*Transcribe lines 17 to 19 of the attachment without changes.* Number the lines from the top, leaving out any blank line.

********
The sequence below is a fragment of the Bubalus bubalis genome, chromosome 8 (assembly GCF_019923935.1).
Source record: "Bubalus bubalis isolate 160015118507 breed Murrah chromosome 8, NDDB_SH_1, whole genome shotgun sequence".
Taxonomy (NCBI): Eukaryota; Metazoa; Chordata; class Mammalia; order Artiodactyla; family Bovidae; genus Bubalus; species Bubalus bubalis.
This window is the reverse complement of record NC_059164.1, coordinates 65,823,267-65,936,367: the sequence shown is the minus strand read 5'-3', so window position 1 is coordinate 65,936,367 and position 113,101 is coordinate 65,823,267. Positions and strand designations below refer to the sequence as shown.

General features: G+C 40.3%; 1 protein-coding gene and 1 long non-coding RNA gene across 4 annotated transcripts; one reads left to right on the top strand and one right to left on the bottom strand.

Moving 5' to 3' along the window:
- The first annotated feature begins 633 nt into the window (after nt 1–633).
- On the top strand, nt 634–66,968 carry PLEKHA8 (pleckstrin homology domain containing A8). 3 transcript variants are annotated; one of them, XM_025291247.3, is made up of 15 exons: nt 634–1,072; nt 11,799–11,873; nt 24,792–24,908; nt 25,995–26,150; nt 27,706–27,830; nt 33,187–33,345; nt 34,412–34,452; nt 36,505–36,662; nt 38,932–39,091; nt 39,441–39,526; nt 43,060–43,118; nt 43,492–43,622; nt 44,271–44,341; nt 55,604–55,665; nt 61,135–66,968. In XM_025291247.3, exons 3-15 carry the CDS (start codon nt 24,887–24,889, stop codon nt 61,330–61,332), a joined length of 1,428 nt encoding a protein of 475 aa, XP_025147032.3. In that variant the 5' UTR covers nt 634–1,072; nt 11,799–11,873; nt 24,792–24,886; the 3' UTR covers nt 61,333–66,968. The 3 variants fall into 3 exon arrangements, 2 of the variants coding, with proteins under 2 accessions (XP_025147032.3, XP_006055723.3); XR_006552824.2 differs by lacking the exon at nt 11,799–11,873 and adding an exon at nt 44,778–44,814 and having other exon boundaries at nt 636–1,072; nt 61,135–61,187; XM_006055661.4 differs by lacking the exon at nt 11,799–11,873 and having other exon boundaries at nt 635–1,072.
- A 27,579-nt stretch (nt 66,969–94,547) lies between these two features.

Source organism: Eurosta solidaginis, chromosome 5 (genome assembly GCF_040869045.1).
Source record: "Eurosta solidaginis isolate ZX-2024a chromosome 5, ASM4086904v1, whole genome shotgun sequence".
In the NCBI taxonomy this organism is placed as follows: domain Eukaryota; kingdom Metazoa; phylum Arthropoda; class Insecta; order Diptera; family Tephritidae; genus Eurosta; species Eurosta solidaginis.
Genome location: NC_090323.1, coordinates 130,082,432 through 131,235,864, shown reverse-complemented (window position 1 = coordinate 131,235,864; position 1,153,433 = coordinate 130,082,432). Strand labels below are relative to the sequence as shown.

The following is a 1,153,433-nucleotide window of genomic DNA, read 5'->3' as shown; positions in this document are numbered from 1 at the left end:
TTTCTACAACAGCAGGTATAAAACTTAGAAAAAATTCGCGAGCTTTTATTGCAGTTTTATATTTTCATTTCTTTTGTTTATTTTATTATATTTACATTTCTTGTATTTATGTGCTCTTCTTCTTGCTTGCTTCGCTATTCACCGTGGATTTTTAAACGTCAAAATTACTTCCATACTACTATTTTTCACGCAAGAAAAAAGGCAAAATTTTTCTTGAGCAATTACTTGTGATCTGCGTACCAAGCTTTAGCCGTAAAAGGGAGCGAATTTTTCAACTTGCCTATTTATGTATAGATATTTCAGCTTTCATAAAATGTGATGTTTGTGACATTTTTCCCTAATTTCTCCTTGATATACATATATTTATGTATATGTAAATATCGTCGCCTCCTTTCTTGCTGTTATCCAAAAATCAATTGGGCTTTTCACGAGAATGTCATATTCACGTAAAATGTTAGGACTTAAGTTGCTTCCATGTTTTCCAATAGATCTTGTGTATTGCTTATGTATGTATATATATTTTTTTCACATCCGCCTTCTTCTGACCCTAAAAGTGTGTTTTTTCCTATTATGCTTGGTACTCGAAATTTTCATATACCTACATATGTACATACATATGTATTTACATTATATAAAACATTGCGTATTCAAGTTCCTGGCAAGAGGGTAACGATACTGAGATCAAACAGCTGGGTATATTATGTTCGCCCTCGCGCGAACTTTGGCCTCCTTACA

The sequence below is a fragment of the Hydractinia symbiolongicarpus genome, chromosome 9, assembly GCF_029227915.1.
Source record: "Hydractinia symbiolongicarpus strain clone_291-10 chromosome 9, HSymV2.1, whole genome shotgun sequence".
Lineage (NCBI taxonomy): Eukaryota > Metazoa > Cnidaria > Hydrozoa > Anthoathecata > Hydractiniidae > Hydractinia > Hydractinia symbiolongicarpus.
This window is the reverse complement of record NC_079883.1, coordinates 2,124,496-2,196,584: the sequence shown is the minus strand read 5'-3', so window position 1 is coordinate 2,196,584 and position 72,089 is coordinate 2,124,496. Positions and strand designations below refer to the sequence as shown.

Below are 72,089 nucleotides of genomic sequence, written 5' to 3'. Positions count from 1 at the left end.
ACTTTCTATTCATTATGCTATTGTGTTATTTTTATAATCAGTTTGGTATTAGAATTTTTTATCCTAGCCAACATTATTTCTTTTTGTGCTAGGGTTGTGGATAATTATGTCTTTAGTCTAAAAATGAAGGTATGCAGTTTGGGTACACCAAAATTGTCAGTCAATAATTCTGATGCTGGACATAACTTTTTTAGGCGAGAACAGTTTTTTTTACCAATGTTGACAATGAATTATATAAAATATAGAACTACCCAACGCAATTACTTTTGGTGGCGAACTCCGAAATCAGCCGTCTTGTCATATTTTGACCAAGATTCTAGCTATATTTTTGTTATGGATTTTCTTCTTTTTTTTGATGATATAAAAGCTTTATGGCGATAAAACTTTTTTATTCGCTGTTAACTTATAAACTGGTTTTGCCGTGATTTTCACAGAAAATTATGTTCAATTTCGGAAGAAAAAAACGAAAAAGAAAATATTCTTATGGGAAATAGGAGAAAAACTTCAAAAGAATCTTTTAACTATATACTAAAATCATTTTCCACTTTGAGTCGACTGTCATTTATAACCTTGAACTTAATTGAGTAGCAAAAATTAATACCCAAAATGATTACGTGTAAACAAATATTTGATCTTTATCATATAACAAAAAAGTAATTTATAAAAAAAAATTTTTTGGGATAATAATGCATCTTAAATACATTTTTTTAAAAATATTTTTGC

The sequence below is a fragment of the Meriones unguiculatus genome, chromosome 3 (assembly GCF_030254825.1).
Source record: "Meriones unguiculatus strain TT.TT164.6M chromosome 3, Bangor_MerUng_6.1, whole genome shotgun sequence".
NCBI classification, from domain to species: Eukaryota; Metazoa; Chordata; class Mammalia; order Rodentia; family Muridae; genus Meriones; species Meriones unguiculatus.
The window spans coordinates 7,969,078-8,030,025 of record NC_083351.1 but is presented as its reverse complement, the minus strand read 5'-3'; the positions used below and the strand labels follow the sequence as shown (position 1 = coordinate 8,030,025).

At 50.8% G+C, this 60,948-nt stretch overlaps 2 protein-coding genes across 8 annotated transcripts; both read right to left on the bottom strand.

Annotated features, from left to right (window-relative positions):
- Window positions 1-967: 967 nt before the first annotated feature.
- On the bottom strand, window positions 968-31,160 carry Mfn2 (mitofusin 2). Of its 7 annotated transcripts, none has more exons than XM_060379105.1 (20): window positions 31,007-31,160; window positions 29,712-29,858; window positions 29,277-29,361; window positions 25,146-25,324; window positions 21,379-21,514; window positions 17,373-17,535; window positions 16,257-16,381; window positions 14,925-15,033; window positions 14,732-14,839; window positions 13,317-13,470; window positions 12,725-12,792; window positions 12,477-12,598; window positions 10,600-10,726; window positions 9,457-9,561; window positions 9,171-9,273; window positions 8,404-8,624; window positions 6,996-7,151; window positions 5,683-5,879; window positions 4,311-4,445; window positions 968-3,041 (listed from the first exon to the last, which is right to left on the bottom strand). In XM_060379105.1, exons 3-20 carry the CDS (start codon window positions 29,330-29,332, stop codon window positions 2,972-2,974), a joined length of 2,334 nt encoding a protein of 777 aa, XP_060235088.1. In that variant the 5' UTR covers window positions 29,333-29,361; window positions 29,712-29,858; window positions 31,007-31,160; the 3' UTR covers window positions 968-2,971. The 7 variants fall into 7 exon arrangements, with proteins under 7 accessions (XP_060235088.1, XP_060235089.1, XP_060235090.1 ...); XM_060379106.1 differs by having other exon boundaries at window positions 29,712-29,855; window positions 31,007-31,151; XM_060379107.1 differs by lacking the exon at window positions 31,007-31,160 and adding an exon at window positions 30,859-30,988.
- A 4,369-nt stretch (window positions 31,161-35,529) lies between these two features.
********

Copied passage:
Source record: "Hydractinia symbiolongicarpus strain clone_291-10 chromosome 9, HSymV2.1, whole genome shotgun sequence".
Lineage (NCBI taxonomy): Eukaryota > Metazoa > Cnidaria > Hydrozoa > Anthoathecata > Hydractiniidae > Hydractinia > Hydractinia symbiolongicarpus.
This window is the reverse complement of record NC_079883.1, coordinates 2,124,496-2,196,584: the sequence shown is the minus strand read 5'-3', so window position 1 is coordinate 2,196,584 and position 72,089 is coordinate 2,124,496. Positions and strand designations below refer to the sequence as shown.